Dealing with Desolation: Some Thoughts on Managing Pandemic Fatigue

My Easter reflection this year talked about the message of the resurrection being a word of great hope and expectation for people in difficult circumstances, such as the Hebrews caught between the advancing Egyptian army and the Sea, and the people of Judah exiled in Babylon for seven decades. Despite this message of hope, however, I have to admit that this week my heart and mind have been caught far more in feelings of desolation than in the joy of the resurrection.

The pandemic is taking a toll, to say the least. There is much to be grateful for — Canada’s generally cautious approach has unquestionably saved thousands, if not tens of thousands, of lives. There is also much to be hopeful for — we have excellent vaccines that for the most part appear to be even more effective and safer than initially hoped. But, for right now, we’re in it still, again, and for a while yet. It’s going to be a long, hard Spring here. Our hospitals are full, our storefronts increasingly boarded up, and, after a year of this marathon, we’re all exhausted and just so very over it.

So then. What are we to do about this? Here are a few things that have been helping me lately. I’m sharing them in the hopes that they may help you too.

For me the biggest thing is simply to acknowledge that things are hard. As I’ve said to friends and family so many times over the past year, ‘Hard things are hard.’ We need to remember that the public health measures implemented over the past year have represented the biggest public mobilization since the Second World War. That alone is huge — to say nothing of the impacts they have had on lives, livings, and lifestyles. Entire ways of life have been uprooted. We are grieving lost lives, opportunities, and time. And that’s hard. It isn’t ungrateful or whiny to acknowledge this. I would argue that it’s actually important to do so.

But hand-in-hand with acknowledging that things are hard is perspective-taking. As difficult as things are — and they are — this is also nothing new. We, especially those of us in the global West, have been incredibly privileged to have lived through an unprecedented period of peace, wealth, and health. I often remind myself that someone who was born in 1910 would have lived through two world wars, the Great Depression, the Spanish Flu and polio epidemics, and the start of the Cold War by the time they turned fifty! This doesn’t make the present time less difficult. But it should be a reminder that our civilization, countries, and economies have been through difficult times before. We humans are a resilient people. We’ve been through worse. We can come through this too.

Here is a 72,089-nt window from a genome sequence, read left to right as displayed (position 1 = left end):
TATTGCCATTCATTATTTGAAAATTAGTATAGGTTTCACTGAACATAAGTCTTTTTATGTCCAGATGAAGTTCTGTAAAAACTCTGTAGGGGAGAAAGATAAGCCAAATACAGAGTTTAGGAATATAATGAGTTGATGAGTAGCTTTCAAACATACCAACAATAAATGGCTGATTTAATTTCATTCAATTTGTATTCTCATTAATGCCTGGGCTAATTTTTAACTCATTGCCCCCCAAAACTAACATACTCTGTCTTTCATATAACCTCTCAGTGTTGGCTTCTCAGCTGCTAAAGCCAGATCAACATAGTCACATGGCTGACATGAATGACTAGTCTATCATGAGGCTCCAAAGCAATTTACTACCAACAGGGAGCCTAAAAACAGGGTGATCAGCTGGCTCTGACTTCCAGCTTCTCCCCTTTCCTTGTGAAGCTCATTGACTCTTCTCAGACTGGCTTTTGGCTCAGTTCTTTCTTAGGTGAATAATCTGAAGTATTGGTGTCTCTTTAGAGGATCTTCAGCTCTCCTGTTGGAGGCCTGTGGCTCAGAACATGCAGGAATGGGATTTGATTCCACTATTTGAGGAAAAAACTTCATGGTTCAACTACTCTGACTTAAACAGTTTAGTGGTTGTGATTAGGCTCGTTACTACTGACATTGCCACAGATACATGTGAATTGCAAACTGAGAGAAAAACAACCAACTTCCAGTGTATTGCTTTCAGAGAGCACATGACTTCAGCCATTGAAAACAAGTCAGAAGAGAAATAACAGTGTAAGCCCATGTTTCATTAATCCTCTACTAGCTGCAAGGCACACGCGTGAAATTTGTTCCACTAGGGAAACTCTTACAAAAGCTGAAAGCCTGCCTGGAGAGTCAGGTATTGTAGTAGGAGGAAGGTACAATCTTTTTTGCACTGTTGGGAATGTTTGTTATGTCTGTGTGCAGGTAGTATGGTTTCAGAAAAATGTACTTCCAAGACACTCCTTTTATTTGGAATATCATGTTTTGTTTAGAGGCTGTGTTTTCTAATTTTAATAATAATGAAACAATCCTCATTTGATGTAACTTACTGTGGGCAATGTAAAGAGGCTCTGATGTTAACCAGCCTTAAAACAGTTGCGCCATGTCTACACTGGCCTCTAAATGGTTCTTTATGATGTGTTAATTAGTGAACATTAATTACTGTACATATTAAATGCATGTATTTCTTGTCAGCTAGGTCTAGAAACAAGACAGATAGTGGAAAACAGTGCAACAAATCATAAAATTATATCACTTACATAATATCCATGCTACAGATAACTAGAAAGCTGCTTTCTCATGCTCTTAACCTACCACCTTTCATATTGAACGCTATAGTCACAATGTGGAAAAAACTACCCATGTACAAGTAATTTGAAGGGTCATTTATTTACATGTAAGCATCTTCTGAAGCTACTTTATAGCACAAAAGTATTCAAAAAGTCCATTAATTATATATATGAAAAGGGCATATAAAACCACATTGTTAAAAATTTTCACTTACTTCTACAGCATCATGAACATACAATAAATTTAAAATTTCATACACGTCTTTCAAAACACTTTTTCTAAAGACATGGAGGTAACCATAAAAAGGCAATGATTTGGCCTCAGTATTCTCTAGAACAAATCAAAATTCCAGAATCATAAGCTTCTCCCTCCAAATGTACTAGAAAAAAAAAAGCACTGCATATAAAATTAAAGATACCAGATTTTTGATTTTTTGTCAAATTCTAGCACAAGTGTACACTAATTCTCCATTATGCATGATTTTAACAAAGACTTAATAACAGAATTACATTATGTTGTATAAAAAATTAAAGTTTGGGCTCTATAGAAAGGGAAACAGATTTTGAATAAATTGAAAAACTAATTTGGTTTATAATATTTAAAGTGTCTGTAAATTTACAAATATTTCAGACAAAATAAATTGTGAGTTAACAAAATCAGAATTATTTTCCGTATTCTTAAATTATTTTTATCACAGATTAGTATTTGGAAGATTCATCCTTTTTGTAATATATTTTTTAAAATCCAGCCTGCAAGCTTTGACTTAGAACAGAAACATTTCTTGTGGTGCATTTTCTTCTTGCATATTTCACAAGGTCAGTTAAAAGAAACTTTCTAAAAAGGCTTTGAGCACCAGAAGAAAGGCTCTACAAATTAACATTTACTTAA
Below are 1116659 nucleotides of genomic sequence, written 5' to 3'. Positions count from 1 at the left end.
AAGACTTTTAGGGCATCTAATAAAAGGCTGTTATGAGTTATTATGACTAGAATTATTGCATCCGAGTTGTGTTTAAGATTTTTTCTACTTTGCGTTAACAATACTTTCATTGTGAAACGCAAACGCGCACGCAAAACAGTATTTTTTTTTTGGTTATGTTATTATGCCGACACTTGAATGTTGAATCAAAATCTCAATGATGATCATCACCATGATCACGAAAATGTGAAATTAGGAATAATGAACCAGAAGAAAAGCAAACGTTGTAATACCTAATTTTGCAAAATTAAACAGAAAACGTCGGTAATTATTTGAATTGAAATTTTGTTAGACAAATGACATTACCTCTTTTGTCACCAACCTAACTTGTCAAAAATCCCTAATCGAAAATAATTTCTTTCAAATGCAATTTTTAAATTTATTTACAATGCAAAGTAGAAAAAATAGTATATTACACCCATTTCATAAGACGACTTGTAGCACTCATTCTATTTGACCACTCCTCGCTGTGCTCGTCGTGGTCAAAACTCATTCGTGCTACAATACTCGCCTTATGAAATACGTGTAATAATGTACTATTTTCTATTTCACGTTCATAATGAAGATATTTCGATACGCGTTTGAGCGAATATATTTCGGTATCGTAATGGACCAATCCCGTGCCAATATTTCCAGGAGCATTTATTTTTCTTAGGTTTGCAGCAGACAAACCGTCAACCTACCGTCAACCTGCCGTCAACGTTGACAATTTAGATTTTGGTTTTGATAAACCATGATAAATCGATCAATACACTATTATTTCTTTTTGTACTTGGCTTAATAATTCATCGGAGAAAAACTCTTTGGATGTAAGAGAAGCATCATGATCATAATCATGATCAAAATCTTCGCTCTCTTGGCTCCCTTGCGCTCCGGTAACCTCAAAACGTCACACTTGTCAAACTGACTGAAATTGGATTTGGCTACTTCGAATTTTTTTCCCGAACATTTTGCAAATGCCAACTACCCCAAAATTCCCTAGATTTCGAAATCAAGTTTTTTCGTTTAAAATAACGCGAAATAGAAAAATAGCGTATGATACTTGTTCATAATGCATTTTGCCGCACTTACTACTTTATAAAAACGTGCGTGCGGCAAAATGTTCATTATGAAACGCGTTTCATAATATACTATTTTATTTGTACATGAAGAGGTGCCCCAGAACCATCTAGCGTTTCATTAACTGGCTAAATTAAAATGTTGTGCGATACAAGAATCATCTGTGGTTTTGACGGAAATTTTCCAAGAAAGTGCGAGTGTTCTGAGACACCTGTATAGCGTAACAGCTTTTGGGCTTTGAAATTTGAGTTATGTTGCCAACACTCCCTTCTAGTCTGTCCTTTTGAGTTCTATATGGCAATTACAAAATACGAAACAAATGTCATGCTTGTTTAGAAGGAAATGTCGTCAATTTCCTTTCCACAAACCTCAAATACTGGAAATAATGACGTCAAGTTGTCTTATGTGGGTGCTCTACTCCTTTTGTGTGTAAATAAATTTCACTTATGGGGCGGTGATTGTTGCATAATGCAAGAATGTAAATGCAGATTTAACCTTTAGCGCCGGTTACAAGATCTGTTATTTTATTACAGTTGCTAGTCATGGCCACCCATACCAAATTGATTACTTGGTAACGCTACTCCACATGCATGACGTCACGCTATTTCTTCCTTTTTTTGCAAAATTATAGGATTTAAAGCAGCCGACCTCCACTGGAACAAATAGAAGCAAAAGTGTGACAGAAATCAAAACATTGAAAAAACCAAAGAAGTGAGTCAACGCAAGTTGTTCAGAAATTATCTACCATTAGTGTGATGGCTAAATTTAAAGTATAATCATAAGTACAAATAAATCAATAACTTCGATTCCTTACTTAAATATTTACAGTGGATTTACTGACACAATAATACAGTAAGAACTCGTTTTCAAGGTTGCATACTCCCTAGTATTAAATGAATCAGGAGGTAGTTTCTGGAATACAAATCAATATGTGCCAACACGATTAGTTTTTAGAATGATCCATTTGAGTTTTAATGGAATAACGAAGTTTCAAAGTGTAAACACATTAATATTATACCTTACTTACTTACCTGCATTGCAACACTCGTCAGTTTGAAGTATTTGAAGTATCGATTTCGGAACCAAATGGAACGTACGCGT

The third thing is keeping in mind that no matter how much we may be hitting the wall in this marathon, we have every reason right now to think that an end to the pandemic is coming. The next few months could be really hard — maybe some of the hardest — but the immunization program is working, and it’s working well. This isn’t a promise — anything can happen — but the most likely outcome by far right now is that we’ll be in a much better position six months from now.

These three approaches basically boil down to acknowledging our feelings and perspective-taking. They are therefore nothing new or special, and are, in fact, at the core of many of today’s major psycho-therapeutic approaches. But I do think they are among our strongest weapons against desolation and despair. If you are looking for more specifically ‘spiritual’ approaches, I’ll refer you to the post I made at the start of the pandemic outlining some helpful sacred practices for times like these.

I’ll leave it here for now, but will simply add this: be good to yourselves and be good to one another. We’re all exhausted right now and far from at our best. Let’s dig deep and extend a little extra grace where we can.

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